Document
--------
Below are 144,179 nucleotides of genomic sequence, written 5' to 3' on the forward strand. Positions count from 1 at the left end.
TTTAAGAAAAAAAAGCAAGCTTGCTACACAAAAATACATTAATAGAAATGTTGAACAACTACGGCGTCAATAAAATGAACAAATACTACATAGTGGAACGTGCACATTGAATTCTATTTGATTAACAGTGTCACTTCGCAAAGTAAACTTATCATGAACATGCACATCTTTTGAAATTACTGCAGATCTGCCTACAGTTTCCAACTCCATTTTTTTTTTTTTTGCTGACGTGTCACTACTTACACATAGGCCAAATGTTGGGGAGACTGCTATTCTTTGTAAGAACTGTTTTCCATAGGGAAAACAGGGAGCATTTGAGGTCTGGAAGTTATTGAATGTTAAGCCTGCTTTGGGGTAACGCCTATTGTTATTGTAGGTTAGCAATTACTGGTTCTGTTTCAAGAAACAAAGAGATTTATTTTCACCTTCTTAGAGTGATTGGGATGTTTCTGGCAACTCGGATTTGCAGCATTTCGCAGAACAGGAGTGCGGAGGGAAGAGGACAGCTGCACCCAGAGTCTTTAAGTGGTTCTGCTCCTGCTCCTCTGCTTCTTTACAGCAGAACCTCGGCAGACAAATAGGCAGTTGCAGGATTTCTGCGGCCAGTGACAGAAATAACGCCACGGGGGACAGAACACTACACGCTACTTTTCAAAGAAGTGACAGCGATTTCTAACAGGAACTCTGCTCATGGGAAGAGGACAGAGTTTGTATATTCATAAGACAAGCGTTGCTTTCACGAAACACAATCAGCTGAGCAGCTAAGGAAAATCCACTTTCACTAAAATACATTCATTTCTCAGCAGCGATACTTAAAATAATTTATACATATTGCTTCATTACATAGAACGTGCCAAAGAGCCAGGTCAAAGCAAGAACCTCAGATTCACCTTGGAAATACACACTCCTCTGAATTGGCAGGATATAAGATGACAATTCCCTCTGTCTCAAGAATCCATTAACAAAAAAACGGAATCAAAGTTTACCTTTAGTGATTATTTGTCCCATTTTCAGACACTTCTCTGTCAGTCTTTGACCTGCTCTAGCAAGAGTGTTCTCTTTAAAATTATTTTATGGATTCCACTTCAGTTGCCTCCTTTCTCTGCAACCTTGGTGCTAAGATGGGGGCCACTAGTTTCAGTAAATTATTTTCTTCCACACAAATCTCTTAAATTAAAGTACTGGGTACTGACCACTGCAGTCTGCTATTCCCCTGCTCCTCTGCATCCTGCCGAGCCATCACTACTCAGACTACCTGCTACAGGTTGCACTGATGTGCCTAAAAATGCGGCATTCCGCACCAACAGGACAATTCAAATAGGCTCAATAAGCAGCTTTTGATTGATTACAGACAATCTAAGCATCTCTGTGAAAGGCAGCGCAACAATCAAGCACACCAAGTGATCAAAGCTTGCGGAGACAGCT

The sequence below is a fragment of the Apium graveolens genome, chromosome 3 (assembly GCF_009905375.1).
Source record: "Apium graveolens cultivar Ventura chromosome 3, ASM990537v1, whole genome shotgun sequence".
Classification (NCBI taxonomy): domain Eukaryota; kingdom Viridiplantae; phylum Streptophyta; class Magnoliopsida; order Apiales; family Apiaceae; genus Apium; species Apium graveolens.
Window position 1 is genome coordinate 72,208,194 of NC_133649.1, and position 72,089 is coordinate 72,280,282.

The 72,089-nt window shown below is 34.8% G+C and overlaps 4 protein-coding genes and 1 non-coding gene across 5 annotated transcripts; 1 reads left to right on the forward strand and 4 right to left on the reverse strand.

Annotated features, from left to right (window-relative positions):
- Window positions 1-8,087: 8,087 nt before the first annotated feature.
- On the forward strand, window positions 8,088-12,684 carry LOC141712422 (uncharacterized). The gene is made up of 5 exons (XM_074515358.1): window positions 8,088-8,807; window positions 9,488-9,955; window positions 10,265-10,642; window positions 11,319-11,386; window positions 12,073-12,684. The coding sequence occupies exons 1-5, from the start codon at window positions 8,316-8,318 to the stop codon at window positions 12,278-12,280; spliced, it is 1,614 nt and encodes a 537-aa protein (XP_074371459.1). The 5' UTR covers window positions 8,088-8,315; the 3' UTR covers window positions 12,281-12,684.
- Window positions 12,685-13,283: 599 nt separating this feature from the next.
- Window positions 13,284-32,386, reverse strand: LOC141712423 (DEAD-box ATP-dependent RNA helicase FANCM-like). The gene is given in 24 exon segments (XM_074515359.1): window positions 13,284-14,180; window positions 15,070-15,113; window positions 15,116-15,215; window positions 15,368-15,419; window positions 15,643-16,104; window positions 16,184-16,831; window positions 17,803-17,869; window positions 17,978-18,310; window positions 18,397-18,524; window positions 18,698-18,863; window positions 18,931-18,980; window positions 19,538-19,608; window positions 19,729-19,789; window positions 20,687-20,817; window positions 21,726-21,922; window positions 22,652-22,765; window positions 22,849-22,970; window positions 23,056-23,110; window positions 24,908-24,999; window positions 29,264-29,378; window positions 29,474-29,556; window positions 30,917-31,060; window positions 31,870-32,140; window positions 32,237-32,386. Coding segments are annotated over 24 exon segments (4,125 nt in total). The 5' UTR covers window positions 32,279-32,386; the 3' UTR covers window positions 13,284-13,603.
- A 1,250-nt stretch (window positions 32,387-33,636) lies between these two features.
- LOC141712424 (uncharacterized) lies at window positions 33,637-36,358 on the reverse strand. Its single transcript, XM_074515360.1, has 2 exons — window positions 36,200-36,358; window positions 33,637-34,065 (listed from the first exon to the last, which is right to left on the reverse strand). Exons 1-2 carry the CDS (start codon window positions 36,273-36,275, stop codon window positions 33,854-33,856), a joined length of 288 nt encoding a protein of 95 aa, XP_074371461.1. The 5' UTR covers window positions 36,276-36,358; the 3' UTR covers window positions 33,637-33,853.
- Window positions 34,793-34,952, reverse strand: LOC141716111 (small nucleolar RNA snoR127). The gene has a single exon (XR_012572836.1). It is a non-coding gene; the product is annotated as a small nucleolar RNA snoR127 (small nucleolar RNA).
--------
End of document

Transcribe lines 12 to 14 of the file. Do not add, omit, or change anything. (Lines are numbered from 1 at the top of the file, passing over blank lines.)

- Window positions 13,284-32,386, reverse strand: LOC141712423 (DEAD-box ATP-dependent RNA helicase FANCM-like). The gene is given in 24 exon segments (XM_074515359.1): window positions 13,284-14,180; window positions 15,070-15,113; window positions 15,116-15,215; window positions 15,368-15,419; window positions 15,643-16,104; window positions 16,184-16,831; window positions 17,803-17,869; window positions 17,978-18,310; window positions 18,397-18,524; window positions 18,698-18,863; window positions 18,931-18,980; window positions 19,538-19,608; window positions 19,729-19,789; window positions 20,687-20,817; window positions 21,726-21,922; window positions 22,652-22,765; window positions 22,849-22,970; window positions 23,056-23,110; window positions 24,908-24,999; window positions 29,264-29,378; window positions 29,474-29,556; window positions 30,917-31,060; window positions 31,870-32,140; window positions 32,237-32,386. Coding segments are annotated over 24 exon segments (4,125 nt in total). The 5' UTR covers window positions 32,279-32,386; the 3' UTR covers window positions 13,284-13,603.
- A 1,250-nt stretch (window positions 32,387-33,636) lies between these two features.
- LOC141712424 (uncharacterized) lies at window positions 33,637-36,358 on the reverse strand. Its single transcript, XM_074515360.1, has 2 exons — window positions 36,200-36,358; window positions 33,637-34,065 (listed from the first exon to the last, which is right to left on the reverse strand). Exons 1-2 carry the CDS (start codon window positions 36,273-36,275, stop codon window positions 33,854-33,856), a joined length of 288 nt encoding a protein of 95 aa, XP_074371461.1. The 5' UTR covers window positions 36,276-36,358; the 3' UTR covers window positions 33,637-33,853.